Memories of Colombia

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Already since I’ve been back I’ve seen news about Colombia, negative news regarding conflicts in parts of the country. Unfortunately this is the image Colombia has had for a long time and continues to have. Of course there are problems in the country. But I would like people to know that you can go there and have an amazing trip and meet wonderful people, never knowing or being exposed to any of these things that are reported on by the media.

After travelling from the capital city of Bogotá, to the beautiful islands of San Andrés and Providencia with their unique Caribbean culture, to the fascinating colonial city of Cartagena and to Tayrona National Park, my interests were piqued – and I couldn’t have imagined what more the country had to offer.

Our trade show in Bogotá gave me the chance to meet the many tour operators who have picked the best places in the country to visit. There is the desert of Guajira, the archaological sites of San Augustín, the Amazon region, the Pacific coast where there are ecolodges and whale watching and surfing, the colonial and modern cities, the coffee regions where some of the world’s best coffee comes from, and I could go on. I hope I have the opportunity to go back one day and explore some more.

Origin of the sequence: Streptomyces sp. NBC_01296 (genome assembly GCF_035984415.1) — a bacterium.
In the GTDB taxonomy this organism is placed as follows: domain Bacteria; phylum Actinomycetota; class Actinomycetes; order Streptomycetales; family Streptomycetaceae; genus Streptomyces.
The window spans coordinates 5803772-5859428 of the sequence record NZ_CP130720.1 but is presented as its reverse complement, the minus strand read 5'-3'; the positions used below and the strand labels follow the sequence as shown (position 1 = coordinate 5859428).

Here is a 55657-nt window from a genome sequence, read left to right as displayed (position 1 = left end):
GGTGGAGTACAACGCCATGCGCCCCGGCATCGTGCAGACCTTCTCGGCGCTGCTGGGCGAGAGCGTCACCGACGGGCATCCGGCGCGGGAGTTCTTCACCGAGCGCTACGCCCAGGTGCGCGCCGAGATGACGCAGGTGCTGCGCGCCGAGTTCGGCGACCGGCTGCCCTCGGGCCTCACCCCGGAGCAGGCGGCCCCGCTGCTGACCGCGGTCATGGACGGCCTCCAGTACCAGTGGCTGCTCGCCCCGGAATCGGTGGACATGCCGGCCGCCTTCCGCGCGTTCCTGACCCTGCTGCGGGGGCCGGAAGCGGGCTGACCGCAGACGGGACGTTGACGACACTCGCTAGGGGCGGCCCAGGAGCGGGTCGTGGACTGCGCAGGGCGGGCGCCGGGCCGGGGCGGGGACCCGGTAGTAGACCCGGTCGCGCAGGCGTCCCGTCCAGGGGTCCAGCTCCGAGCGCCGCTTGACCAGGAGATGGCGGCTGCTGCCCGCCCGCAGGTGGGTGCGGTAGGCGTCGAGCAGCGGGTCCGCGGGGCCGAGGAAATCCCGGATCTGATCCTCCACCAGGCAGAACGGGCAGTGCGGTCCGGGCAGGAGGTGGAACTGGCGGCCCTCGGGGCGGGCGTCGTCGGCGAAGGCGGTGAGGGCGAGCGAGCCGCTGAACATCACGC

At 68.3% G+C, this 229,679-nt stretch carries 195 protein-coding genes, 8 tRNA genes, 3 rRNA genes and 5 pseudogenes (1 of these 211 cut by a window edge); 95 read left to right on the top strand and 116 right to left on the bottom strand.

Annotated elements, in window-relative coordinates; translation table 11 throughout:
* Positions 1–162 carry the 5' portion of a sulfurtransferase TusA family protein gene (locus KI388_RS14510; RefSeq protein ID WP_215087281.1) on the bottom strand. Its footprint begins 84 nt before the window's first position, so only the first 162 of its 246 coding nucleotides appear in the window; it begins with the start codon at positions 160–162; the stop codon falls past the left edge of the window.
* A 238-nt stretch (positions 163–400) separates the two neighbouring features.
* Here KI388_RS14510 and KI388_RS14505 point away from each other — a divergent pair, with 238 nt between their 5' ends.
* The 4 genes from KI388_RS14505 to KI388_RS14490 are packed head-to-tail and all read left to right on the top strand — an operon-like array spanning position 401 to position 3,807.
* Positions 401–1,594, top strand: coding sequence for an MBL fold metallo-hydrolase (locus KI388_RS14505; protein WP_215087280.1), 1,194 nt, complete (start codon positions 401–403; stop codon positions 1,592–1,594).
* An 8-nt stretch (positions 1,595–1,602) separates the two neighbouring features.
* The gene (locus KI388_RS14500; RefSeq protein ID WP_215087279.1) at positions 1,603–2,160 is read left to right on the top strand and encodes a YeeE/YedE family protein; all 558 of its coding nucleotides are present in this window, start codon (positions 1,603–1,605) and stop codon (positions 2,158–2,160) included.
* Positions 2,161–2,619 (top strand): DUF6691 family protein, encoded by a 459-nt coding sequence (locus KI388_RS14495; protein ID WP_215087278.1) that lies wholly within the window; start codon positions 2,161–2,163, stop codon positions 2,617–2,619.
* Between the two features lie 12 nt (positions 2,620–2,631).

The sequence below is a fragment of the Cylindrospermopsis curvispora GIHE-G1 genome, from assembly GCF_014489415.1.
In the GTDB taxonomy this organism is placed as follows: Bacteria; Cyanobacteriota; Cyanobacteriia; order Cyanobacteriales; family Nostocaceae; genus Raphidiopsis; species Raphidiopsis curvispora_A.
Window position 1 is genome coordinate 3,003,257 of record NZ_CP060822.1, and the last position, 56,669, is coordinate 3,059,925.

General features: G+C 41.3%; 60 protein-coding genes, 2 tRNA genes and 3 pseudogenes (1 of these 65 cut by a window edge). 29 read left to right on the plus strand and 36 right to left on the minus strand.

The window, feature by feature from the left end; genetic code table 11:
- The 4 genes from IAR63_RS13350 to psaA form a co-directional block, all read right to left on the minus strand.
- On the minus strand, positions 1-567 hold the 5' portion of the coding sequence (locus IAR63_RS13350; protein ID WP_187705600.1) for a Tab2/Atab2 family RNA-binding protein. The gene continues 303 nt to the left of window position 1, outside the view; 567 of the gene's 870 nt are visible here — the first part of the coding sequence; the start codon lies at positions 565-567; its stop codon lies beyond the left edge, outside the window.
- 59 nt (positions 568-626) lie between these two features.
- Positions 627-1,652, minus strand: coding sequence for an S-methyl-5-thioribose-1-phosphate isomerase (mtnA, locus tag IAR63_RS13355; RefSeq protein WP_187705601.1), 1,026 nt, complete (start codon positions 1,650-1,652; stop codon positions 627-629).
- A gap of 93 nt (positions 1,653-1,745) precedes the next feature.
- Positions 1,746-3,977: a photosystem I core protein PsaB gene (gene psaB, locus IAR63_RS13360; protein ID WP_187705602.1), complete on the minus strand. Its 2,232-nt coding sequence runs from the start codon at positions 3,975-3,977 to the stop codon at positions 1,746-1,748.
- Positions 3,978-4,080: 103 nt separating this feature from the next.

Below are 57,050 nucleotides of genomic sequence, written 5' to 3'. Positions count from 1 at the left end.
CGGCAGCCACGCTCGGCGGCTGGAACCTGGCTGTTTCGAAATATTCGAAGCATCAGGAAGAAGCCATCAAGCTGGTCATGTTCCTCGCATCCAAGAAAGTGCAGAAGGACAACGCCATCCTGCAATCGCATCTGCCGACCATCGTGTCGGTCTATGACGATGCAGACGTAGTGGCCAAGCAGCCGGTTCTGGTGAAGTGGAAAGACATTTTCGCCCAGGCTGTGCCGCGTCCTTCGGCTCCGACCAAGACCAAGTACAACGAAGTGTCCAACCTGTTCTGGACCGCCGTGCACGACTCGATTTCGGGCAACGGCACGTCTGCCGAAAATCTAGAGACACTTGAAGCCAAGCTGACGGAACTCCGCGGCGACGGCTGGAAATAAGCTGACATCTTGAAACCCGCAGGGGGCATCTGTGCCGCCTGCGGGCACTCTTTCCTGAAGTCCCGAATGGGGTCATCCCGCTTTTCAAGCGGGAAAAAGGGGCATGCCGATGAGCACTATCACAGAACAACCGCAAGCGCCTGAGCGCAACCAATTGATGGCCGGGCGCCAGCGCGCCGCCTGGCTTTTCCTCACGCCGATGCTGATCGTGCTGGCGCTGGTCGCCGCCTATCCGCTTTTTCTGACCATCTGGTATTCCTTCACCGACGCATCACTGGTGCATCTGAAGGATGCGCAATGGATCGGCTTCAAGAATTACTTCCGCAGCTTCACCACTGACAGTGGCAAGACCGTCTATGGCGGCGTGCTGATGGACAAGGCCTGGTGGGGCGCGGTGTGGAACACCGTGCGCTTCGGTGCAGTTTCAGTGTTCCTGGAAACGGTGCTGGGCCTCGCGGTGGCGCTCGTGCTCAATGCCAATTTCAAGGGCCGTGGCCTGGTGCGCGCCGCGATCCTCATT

I wanted to thank Proexport, the Colombian government for inviting us on the trip, the hotels we stayed at, the amazing restaurants we ate at (still can’t get that yummy food out of my head!), and the fun dive instructors we had. And a special thanks to Lorena Zapata for being our group’s leader, making sure we got everywhere we had to get to on time as much as possible and for being flexible with all of us, who each had different interests and independent personalities!  Lorena invited me into her home and became a great friend. She and her family, who moved to Bogota from Ecuador 10 years ago and fell in love with the country, charged me with becoming an Ambassador to Colombia! So I am attempting to fulfill my promise, with pleasure.

Here are a few more random pics of our “Chiva” driver in Bogota, Punta Faro, Cartagena, and sunset at Taganga.

Chiva or Taxi driver Punta Faro hotel on Mucura Island

Buildings in the old city, Cartagena Sunset at Taganga

Cartagena de Indias: An enchanting city